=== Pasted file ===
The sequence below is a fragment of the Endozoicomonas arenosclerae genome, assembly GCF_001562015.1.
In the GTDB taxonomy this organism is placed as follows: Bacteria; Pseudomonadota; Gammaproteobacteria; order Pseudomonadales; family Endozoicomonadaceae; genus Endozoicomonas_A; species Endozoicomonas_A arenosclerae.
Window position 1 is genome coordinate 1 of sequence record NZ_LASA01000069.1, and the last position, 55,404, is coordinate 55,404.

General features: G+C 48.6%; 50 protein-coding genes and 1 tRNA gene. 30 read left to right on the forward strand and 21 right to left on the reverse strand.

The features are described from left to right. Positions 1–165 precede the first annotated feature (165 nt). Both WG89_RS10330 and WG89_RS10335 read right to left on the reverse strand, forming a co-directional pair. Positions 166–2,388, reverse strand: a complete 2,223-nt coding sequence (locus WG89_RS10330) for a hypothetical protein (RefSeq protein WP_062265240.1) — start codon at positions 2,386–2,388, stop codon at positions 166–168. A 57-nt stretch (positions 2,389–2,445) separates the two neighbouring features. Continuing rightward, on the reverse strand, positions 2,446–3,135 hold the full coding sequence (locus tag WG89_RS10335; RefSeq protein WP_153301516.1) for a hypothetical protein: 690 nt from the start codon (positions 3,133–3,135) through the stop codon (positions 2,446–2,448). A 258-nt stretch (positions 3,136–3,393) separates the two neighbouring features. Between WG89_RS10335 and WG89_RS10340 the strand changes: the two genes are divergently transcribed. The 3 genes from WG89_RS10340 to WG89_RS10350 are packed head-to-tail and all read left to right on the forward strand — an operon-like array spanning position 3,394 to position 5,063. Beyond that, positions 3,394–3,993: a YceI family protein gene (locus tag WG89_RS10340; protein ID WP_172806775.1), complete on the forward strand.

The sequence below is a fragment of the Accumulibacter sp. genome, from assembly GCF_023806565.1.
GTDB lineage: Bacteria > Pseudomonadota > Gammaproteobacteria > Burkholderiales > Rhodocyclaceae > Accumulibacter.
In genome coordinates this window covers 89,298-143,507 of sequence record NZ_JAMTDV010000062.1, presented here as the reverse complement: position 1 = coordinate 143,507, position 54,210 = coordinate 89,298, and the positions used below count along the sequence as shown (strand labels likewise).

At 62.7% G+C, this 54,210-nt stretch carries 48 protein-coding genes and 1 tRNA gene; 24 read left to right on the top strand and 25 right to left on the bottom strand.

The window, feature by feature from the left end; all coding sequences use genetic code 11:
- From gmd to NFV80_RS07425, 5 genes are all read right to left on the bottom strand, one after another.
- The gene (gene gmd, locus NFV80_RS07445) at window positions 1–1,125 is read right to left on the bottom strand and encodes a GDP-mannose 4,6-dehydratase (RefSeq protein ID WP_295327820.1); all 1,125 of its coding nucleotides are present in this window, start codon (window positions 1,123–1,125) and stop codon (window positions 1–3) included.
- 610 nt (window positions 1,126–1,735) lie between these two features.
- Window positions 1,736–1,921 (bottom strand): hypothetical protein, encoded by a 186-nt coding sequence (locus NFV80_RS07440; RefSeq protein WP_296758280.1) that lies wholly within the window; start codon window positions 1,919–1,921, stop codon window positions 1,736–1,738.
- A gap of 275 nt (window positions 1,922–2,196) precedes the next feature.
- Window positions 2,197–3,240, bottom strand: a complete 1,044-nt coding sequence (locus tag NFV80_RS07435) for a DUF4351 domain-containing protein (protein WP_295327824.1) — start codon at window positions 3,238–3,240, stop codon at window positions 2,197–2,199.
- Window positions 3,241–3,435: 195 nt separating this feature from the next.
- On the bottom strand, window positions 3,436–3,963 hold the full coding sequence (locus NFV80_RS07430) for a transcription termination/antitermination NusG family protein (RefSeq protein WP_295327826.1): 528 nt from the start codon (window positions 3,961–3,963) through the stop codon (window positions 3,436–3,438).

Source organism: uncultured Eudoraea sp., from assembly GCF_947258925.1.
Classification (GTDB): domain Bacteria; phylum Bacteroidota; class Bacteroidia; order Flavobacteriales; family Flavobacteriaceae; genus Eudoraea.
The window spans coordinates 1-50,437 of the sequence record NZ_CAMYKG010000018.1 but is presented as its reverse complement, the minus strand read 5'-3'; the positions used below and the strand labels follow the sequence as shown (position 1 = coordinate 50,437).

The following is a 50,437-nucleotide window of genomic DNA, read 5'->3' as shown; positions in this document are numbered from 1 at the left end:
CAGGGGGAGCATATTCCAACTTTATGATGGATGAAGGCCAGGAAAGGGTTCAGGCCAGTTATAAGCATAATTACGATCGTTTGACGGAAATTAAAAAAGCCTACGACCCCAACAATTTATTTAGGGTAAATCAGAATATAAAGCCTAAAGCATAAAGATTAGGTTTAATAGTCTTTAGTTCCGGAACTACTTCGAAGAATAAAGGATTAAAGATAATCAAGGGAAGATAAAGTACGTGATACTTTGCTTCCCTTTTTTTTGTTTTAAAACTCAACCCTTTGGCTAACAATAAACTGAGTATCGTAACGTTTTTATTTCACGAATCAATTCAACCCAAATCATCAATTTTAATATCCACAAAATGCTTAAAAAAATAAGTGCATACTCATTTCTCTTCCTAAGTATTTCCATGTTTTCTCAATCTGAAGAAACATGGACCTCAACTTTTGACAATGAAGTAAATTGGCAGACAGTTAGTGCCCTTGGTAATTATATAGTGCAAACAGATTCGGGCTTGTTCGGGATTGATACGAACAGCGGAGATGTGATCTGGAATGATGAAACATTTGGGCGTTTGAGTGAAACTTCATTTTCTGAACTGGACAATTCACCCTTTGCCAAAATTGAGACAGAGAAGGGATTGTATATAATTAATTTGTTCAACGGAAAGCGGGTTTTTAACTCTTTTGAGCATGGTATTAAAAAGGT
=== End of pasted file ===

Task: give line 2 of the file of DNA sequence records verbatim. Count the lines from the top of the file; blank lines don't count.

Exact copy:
In the GTDB taxonomy this organism is placed as follows: Bacteria; Pseudomonadota; Gammaproteobacteria; order Pseudomonadales; family Endozoicomonadaceae; genus Endozoicomonas_A; species Endozoicomonas_A arenosclerae.